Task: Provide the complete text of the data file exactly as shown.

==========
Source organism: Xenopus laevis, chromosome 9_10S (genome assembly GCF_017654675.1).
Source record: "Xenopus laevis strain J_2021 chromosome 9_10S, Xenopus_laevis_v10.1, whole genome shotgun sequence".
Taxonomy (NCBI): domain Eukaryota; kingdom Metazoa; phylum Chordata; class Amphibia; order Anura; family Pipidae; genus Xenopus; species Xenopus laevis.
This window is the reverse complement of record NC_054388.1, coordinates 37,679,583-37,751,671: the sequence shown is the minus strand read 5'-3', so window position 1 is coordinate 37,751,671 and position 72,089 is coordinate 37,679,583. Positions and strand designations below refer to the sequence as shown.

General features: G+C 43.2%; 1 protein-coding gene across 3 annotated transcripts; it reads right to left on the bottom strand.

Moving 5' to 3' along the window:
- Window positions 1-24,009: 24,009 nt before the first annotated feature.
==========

Source organism: Xenopus laevis, chromosome 9_10S (genome assembly GCF_017654675.1).
Source record: "Xenopus laevis strain J_2021 chromosome 9_10S, Xenopus_laevis_v10.1, whole genome shotgun sequence".
Taxonomy (NCBI): domain Eukaryota; kingdom Metazoa; phylum Chordata; class Amphibia; order Anura; family Pipidae; genus Xenopus; species Xenopus laevis.
This window is the reverse complement of record NC_054388.1, coordinates 37,679,583-37,751,671: the sequence shown is the minus strand read 5'-3', so window position 1 is coordinate 37,751,671 and position 72,089 is coordinate 37,679,583. Positions and strand designations below refer to the sequence as shown.

General features: G+C 43.2%; 1 protein-coding gene across 3 annotated transcripts; it reads right to left on the bottom strand.

Moving 5' to 3' along the window:
- Window positions 1-24,009: 24,009 nt before the first annotated feature.